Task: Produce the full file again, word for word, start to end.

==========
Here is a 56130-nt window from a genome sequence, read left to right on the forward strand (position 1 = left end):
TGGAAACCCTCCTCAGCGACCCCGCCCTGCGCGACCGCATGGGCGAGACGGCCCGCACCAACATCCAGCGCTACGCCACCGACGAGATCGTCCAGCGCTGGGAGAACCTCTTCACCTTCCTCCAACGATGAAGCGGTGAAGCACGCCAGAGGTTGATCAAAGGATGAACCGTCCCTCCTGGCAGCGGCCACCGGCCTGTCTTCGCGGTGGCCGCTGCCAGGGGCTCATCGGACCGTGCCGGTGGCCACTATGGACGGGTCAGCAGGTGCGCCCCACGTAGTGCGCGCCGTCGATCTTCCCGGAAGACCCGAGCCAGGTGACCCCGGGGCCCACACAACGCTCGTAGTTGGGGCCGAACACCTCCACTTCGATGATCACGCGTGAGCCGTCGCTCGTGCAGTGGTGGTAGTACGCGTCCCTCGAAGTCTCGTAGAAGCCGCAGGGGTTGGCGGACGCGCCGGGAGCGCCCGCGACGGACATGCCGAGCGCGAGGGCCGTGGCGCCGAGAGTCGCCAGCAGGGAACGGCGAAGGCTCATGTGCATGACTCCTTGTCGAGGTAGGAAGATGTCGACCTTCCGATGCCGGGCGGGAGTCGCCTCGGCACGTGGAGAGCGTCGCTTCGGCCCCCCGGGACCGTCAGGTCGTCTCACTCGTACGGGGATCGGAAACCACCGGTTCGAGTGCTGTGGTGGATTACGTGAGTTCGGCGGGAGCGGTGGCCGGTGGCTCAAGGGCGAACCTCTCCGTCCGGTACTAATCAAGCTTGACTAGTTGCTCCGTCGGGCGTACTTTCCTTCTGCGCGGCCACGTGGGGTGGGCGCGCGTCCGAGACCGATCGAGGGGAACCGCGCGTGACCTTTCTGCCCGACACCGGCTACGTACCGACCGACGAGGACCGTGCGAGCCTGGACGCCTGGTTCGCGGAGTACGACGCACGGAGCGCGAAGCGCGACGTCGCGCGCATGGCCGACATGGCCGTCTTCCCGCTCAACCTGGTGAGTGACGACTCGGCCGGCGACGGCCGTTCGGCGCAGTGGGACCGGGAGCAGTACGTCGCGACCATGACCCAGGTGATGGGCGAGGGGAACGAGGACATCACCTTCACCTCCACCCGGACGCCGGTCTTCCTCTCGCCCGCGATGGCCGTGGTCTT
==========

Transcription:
Here is a 56130-nt window from a genome sequence, read left to right on the forward strand (position 1 = left end):
TGGAAACCCTCCTCAGCGACCCCGCCCTGCGCGACCGCATGGGCGAGACGGCCCGCACCAACATCCAGCGCTACGCCACCGACGAGATCGTCCAGCGCTGGGAGAACCTCTTCACCTTCCTCCAACGATGAAGCGGTGAAGCACGCCAGAGGTTGATCAAAGGATGAACCGTCCCTCCTGGCAGCGGCCACCGGCCTGTCTTCGCGGTGGCCGCTGCCAGGGGCTCATCGGACCGTGCCGGTGGCCACTATGGACGGGTCAGCAGGTGCGCCCCACGTAGTGCGCGCCGTCGATCTTCCCGGAAGACCCGAGCCAGGTGACCCCGGGGCCCACACAACGCTCGTAGTTGGGGCCGAACACCTCCACTTCGATGATCACGCGTGAGCCGTCGCTCGTGCAGTGGTGGTAGTACGCGTCCCTCGAAGTCTCGTAGAAGCCGCAGGGGTTGGCGGACGCGCCGGGAGCGCCCGCGACGGACATGCCGAGCGCGAGGGCCGTGGCGCCGAGAGTCGCCAGCAGGGAACGGCGAAGGCTCATGTGCATGACTCCTTGTCGAGGTAGGAAGATGTCGACCTTCCGATGCCGGGCGGGAGTCGCCTCGGCACGTGGAGAGCGTCGCTTCGGCCCCCCGGGACCGTCAGGTCGTCTCACTCGTACGGGGATCGGAAACCACCGGTTCGAGTGCTGTGGTGGATTACGTGAGTTCGGCGGGAGCGGTGGCCGGTGGCTCAAGGGCGAACCTCTCCGTCCGGTACTAATCAAGCTTGACTAGTTGCTCCGTCGGGCGTACTTTCCTTCTGCGCGGCCACGTGGGGTGGGCGCGCGTCCGAGACCGATCGAGGGGAACCGCGCGTGACCTTTCTGCCCGACACCGGCTACGTACCGACCGACGAGGACCGTGCGAGCCTGGACGCCTGGTTCGCGGAGTACGACGCACGGAGCGCGAAGCGCGACGTCGCGCGCATGGCCGACATGGCCGTCTTCCCGCTCAACCTGGTGAGTGACGACTCGGCCGGCGACGGCCGTTCGGCGCAGTGGGACCGGGAGCAGTACGTCGCGACCATGACCCAGGTGATGGGCGAGGGGAACGAGGACATCACCTTCACCTCCACCCGGACGCCGGTCTTCCTCTCGCCCGCGATGGCCGTGGTCTT